Is a Dog's Mouth Cleaner Than a Human's Mouth?
Facts And Trivia About Dog Spit
A lot of people believe that a dog’s mouth is cleaner than a human’s because it contains stuff that kills germs. You may have even heard that it’s good for a dog to lick a human wound to kill germs and prevent infection.
While dog saliva contains antibacterial chemicals and can kill some germs on superficial wounds, those benefits only apply to dogs, not people. A dog licks a wound for cleansing purposes, or because it temporarily alleviates the pain.
When you bang your finger with a hammer, you immediately put it in your mouth, don’t you? Why? Any antibacterial benefit provided by the canine saliva is an added bonus for the dog.
As stated earlier, the antibacterial agents in canine saliva can kill some germs on superficial wounds. The key word is “superficial.” If your dog suffers a deep cut or a bite wound, his saliva won’t equal the benefits of a veterinarian prescribed antibiotic.
While dog saliva can bestow some antibacterial benefits upon the dog, it can actually transmit germs, such as E. coli, salmonella, clostridium and campylobacter, to people.
It's What Helps The Food Go Down
A lot of us tend to think of canine saliva as a toxic soup made up of enzymes that begin immediately digesting a mouthful of raw meat. The fact is canine saliva contains no digestive enzymes. Its purpose is strictly that of a lubricant.
In the wild they would rip large chunks of meat from a kill and, since their jaws only move up and down, they cannot grind their food. That, plus competing vigorously for a share of a kill, dogs will swallow meat almost without chewing it. Therefore it is lavishly lubricated by copious amounts of saliva. The food then passes easily through the esophagus and into the stomach.
By contrast, human saliva does contain digestive enzymes that start breaking the food down before it enters the esophagus. Have you ever noticed that the piece of food you swallow has less to it than it did when it went into your mouth?
In another curious twist, canine saliva is slightly more alkaline than human saliva. It’s believed to be the reason why dogs suffer far fewer cavities than humans. The acidic effect of certain bacteria can cause dental enamel to erode, but the alkalinity of canine saliva offsets that.
The Eewww Factor
That doggie kiss can also, depending upon where the dog’s tongue has been recently, transmit parasites such as roundworms. One study I read about concluded that a puppy can carry from 20 million to 30 million roundworm eggs in its intestinal tract.
I further read about a veterinarian in North Carolina who said that a child of one of his clients almost lost an eye from a roundworm infection. While instances such as that are undoubtedly rare, stuff happens.
Because dogs lick the places on their bodies that they lick, it’s quite common for dogs to have traces of fecal matter in their mouth. Then they want to give you a big, wet kiss.
Medical Issues Associated With Licking
Licking can sometimes become excessive and lead to lick granulomas. Also known as acral lick dermatitis, these self-inflicted wounds can become a nightmare.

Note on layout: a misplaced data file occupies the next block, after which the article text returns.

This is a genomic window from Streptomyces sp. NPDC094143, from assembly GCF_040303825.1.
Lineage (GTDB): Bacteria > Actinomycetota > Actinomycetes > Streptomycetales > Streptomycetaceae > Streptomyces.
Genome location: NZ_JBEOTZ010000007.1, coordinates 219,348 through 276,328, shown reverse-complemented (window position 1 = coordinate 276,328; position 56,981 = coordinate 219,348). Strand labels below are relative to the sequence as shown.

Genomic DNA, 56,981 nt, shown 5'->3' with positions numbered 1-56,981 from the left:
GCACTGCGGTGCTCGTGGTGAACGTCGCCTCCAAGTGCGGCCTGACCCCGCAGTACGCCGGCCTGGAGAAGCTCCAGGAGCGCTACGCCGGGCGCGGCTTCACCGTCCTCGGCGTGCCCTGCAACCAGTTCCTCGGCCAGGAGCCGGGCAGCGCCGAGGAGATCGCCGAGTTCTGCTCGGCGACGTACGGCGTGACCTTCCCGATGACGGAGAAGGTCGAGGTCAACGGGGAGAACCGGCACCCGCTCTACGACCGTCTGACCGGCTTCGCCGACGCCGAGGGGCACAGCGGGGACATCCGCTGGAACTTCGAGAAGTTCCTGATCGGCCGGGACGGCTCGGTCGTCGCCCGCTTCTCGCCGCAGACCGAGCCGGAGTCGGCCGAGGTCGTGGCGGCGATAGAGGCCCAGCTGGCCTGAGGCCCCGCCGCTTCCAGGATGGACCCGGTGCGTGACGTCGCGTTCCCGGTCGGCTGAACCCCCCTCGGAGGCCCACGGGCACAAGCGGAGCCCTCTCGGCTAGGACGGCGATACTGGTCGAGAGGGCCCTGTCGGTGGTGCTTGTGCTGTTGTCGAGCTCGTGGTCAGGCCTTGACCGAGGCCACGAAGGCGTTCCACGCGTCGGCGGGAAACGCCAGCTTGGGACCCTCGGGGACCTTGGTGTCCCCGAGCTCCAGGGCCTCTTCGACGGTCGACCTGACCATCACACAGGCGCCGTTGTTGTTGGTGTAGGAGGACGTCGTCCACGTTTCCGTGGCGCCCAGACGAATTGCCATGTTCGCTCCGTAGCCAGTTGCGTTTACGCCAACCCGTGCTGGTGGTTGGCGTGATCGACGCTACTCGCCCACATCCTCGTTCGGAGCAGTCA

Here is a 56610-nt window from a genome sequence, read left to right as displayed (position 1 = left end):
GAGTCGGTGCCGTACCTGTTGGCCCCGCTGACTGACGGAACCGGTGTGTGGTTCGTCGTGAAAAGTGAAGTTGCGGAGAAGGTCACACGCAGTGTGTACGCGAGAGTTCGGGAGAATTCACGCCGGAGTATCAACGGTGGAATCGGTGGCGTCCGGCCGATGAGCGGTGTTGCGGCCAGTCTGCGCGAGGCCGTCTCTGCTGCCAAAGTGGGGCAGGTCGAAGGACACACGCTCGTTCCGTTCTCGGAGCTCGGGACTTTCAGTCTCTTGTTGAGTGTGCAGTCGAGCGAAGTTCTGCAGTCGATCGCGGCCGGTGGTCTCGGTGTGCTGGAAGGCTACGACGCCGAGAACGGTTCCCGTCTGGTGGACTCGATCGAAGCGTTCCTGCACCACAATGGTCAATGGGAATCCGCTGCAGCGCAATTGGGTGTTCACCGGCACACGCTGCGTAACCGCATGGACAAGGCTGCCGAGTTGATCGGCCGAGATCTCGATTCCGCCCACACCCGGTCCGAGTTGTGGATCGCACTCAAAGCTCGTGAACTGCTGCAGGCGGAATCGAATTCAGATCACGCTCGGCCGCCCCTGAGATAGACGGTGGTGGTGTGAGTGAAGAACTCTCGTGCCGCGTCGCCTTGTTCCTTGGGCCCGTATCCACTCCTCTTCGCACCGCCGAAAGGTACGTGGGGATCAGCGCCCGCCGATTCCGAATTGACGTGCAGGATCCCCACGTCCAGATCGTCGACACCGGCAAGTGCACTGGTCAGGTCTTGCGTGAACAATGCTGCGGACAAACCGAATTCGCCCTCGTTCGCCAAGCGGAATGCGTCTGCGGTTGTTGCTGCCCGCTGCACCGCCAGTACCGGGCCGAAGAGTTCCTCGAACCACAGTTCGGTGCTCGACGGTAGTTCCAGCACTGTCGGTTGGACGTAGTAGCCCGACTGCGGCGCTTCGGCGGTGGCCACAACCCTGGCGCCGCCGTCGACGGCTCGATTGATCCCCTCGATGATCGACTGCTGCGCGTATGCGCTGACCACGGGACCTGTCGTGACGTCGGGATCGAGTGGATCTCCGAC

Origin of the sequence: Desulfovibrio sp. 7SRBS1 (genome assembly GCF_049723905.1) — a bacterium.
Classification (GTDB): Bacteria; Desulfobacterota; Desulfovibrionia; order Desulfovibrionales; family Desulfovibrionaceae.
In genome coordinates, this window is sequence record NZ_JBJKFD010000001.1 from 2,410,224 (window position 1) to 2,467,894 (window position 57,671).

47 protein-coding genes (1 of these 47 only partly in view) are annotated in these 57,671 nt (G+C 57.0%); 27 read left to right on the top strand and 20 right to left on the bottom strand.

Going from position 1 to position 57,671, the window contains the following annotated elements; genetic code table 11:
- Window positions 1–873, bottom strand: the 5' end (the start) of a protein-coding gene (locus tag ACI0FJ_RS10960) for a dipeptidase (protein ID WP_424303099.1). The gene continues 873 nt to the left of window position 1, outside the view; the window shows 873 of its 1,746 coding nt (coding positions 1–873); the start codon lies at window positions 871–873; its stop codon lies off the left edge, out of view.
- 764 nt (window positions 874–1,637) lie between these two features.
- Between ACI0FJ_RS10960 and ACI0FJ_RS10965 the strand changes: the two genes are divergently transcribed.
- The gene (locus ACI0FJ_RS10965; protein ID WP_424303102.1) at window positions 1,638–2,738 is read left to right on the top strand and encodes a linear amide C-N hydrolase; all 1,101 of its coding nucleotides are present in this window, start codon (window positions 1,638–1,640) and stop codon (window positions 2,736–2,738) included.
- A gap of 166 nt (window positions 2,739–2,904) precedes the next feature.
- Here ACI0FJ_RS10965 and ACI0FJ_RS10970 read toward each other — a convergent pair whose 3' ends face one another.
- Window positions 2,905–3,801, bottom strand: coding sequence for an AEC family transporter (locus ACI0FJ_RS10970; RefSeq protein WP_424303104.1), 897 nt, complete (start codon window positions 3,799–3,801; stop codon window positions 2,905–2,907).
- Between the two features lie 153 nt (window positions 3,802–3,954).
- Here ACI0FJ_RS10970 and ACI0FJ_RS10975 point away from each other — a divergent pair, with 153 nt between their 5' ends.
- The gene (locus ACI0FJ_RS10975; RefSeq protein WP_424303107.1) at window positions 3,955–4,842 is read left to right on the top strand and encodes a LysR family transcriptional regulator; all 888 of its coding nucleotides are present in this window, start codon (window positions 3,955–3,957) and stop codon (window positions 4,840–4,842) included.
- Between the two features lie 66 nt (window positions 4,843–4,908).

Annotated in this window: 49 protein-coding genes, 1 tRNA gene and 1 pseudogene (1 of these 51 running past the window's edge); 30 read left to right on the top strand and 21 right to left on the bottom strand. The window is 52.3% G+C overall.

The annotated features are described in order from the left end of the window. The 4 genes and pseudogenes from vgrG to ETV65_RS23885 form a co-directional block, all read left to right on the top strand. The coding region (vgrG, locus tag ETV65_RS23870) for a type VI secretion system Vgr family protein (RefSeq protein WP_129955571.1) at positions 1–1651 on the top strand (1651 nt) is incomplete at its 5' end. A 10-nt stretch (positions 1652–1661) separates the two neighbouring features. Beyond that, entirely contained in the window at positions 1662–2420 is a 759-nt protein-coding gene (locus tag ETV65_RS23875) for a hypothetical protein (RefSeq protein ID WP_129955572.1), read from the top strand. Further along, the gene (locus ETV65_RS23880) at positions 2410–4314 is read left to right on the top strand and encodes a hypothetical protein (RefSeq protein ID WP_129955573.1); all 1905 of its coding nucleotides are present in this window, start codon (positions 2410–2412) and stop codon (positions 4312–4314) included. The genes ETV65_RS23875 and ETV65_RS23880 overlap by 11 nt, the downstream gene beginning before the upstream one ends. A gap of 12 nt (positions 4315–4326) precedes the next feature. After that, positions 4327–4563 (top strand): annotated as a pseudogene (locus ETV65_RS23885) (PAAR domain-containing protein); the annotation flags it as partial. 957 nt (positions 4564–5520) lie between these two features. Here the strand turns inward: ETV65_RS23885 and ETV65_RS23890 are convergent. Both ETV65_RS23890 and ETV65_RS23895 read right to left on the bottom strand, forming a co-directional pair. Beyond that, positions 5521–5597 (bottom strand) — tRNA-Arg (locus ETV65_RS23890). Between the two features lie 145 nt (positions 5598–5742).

In severe cases where the dog’s licking increases the depth of the sore, the skin is affected so deeply that it can result in lesions from microscope pockets of bacteria, broken hair follicles, damaged oil glands and damaged capillaries.
Those lesions can be removed surgically but, unless you can prevent him from licking the surgical site, the dog will likely lick that as well, creating a new granuloma.
Licking Can Lead To Canine Mental Health Issues
Dogs can experience psychological issues that result in obsessive licking. Similar to human obsessive-compulsive disorder, boredom or anxiety can manifest itself in licking, or sometimes scratching and chewing behaviors.
The problem is, if the dog opens up a wound, it doesn’t stop him from continuing those self destructive behaviors, which can cause serious medical conditions.
Human Allergies To Dog And Cat Hair
And how many of you are allergic to dog and cat hair or dander? The correct answer is: none of you. You’re allergic to 12 proteins in the dog’s or cat’s saliva. The hair and dander (shed skin cells) are merely the carriers.
It’s not just the wet saliva that you react to, either. When the saliva dries, those allergenic proteins can become airborne. You can have that allergic reaction even if you don’t come in contact with hair, dander, or a wet tongue.
The Bottom Line
OK, so let’s do a reality check. Millions of sloppy dog kisses are administered to dog lovers every day. I’ll bet that if you could find statistics on the kiss-to-problem ratio, you’d probably discover that the chances of a problem are minimal. But on the other hand, it’s likely that veterinarians and physicians can cite instances of problems they discovered in their own practices.
And I wonder about the number of dog owners who come down with a case of salmonellosis they caught from their dog, but blame it on something they ate or their carelessness with handling raw meat. While some experts acknowledge, but wave off, the dangers of dog kisses, most will frown upon face kisses.
- PetMD: Krystle Vermes: Dog Saliva: Five Fast Fact You Should Know
- Pennsylvania State University, SiOWfa15: Science in Our World: Certainty and Controversy: Does Dog Saliva Have Healing Powers
- Centers for Disease Control and Prevention: Healthy Pets Healthy People: Salmonella Infection
© 2017 Bob Bamberg